And the church was a place where you could just go.

I don’t think you have to believe in God to find comfort and peaceful-positivity from a church.

For some people, this will sound like brain-washing-bull-shit. Many people will never be able to understand it. I have been ridiculed in the past by friends, for wanting to support my church: the largest non-governmental provider of education and medical services in the world. I have felt like perhaps they think me less intelligent, to believe in something which, to those without faith, makes no sense.

People find all sorts of different things therapeutic in life though: kick-boxing; counselling; choir; nature; tattoos; yoga; binge eating; not eating; reading Harry Potter; self-harm; drugs; alcohol. I, being poor at verbal-communication and unable to identify feelings, wanted to just be able to say little prayers to ‘something’ above, that was bringing me comfort, and donate some pocket money to the poor.

People should do and believe in whatever comforts them, as long as it doesn’t hurt others.

I stopped believing in God accidentally, when I saw my first dead body.

It was the first time my faith was really shaken. I remember seeing the dead person before me and thinking… you really are dead. No more living. It did not look, to me, like their ‘spirit’ was going to live on in the kingdom heaven, even though I desperately wanted it to. Their organs were no longer working: the machine had been switched-off forever.

This happened at approximately the same time I left my church and my Catholic, girls’ school and Sixth Form College, to go to university. There were suddenly no rules, no God, no Jesus, no heaven. Everyone was encouraged to do what they liked, and be who they wanted to be as long as they were happy.

Happiness, rather than goodness, was deemed important.

It was deeply confusing. It felt selfish. Surely happiness comes from being good to others… surely such a ‘right’ to be happy is going to lead to deep sadness?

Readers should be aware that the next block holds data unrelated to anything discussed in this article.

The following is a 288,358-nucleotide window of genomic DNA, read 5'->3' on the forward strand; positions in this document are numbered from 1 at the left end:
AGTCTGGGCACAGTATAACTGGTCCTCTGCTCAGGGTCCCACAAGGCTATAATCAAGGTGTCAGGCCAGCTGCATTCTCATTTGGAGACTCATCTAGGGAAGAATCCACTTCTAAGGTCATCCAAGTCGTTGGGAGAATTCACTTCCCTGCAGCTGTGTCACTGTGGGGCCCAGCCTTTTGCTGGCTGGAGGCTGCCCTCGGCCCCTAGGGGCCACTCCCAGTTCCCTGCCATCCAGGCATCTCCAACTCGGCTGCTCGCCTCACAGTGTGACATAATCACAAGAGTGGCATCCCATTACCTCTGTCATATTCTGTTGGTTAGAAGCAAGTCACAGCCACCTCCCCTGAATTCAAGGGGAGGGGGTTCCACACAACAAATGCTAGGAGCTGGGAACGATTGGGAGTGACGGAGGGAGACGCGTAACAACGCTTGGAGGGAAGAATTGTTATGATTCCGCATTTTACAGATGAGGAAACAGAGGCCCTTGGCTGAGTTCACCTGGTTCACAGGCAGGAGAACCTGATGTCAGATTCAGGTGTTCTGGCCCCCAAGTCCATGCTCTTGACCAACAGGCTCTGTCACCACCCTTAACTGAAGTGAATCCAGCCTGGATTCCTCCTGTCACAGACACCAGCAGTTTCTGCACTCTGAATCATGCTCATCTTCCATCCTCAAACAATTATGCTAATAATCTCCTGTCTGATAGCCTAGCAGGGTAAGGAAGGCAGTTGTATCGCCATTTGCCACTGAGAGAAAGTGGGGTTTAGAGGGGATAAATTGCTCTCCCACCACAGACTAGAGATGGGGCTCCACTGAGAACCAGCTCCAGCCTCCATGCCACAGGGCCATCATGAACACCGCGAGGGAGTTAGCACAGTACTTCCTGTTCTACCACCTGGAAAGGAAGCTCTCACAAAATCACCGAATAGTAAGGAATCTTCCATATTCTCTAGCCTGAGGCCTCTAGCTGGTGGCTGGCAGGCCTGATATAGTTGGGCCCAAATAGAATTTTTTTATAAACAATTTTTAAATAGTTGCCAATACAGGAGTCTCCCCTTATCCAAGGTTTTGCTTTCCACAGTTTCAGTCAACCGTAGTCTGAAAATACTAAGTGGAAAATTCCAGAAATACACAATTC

I haven’t lived like a Catholic girl since turning seventeen. I am not part of any church family and I have lost the purpose, self-belief, sanctuary, comfort and love within me that I had as a little girl. I still respect the faith: to me the world is so scary with all the choice and freedom that is acceptable. I am still interested in all of the different religious beliefs of the world. But the black-and-white world in my head, isn’t the same as the vibrant-chaotic world around me: it isn’t the same as the world my friends and family all experience; it isn’t the same as the one I see on the news or read about online.

God doesn’t whisper in my ear to keep going anymore, but I hope that doesn’t mean I am not good.

My favourite bible story is the Good Samaritan. It is about a Jewish traveller who is beaten and left for dead beside the road. People see him struggling, but they pass him by. A priest and a Levite cross to the opposite side of the road, to avoid the dying man. Finally, a Samaritan stops to help, even though Jews and Samaritans loathed one another. That is what a ‘Good Samaritan’ is: a person who helps people, and strangers, in need.

That’s who I will always want to be.

People still think that the church believes mental illness to be sinful. But in 1953, a vicar called Chad Varah founded The Samaritans charity, to help suicidal people. He did this because he was deeply affected by the first ever funeral he did, which was that of a fourteen-year-old girl, who had taken her life. Throughout his career, Chad Varah had naturally counselled the parishioners that had reached-out to him, but he wanted to dedicate himself to suicide prevention, and do more to help those struggling to cope with depression and contemplating ending their lives. The Samaritans still operates on Chad Varah’s criterion, that the charity should provide confidential and non-judgemental support.

It was Ray’s funeral this week.

People were saying that he is back with his beloved wife, Bett, now, and that is a wonderfully-comforting thought, but I sadly cannot get my mind around it.

I think I will comfort myself with the thought that Ray is not without Bett anymore.

Heaven is in my head, and Ray will live on there, in my memory, with all of my grandparents, Susan, Stanley, Simon, Craig, Alex, Danny, Blake, Keenan, Dolly and all of my other lost loved ones, until whenever forever is.

The Lion King: Autism-Friendly Performance.


I had an excellent time in London with Jack and Dan last Sunday. We watched the Autism-friendly performance of The Lion King at the Lyceum Theatre.

It was outstanding.

I felt so special attending this unique show. Autistic people have to adapt to ‘fit-in’ to this world every day. What a complete delight to experience something adapted for us. The Disney Theatrical Group even sent us some additional information ahead of the show, in order to prepare for our visit, including a video visual story and clear information about the volunteers, adaptions and relaxed areas.